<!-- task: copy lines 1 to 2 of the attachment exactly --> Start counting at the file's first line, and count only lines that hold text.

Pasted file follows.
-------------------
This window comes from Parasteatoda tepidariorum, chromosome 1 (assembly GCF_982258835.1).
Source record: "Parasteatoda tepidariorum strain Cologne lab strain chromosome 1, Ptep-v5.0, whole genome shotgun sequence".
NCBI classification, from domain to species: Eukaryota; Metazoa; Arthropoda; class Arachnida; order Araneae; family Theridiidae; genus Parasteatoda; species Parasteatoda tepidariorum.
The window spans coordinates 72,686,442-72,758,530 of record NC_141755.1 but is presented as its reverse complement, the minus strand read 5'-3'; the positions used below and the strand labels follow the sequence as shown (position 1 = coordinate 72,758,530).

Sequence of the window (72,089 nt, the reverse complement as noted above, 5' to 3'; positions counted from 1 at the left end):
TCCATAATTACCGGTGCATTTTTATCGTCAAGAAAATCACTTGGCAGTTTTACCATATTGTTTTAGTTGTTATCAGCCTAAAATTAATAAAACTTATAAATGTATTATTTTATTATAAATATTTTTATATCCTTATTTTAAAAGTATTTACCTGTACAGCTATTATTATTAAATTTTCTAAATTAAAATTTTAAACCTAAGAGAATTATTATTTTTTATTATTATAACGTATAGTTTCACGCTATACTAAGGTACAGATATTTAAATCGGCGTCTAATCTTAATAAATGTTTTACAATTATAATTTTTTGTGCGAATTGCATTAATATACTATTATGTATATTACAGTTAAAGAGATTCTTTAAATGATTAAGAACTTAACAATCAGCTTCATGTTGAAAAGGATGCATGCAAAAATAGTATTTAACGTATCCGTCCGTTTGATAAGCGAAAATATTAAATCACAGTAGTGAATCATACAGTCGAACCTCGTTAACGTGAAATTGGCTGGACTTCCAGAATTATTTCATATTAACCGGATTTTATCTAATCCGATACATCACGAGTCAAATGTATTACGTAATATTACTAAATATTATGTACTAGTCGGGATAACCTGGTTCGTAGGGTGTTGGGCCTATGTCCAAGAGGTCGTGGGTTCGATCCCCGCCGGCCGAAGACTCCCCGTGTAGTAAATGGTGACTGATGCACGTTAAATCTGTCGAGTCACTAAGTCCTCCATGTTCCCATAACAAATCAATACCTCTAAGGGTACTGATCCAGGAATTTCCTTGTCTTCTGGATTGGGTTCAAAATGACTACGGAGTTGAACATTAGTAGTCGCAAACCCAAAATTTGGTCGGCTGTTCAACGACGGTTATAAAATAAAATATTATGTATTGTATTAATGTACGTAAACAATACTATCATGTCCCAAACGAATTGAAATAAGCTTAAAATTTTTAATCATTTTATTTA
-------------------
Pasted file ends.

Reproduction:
This window comes from Parasteatoda tepidariorum, chromosome 1 (assembly GCF_982258835.1).
Source record: "Parasteatoda tepidariorum strain Cologne lab strain chromosome 1, Ptep-v5.0, whole genome shotgun sequence".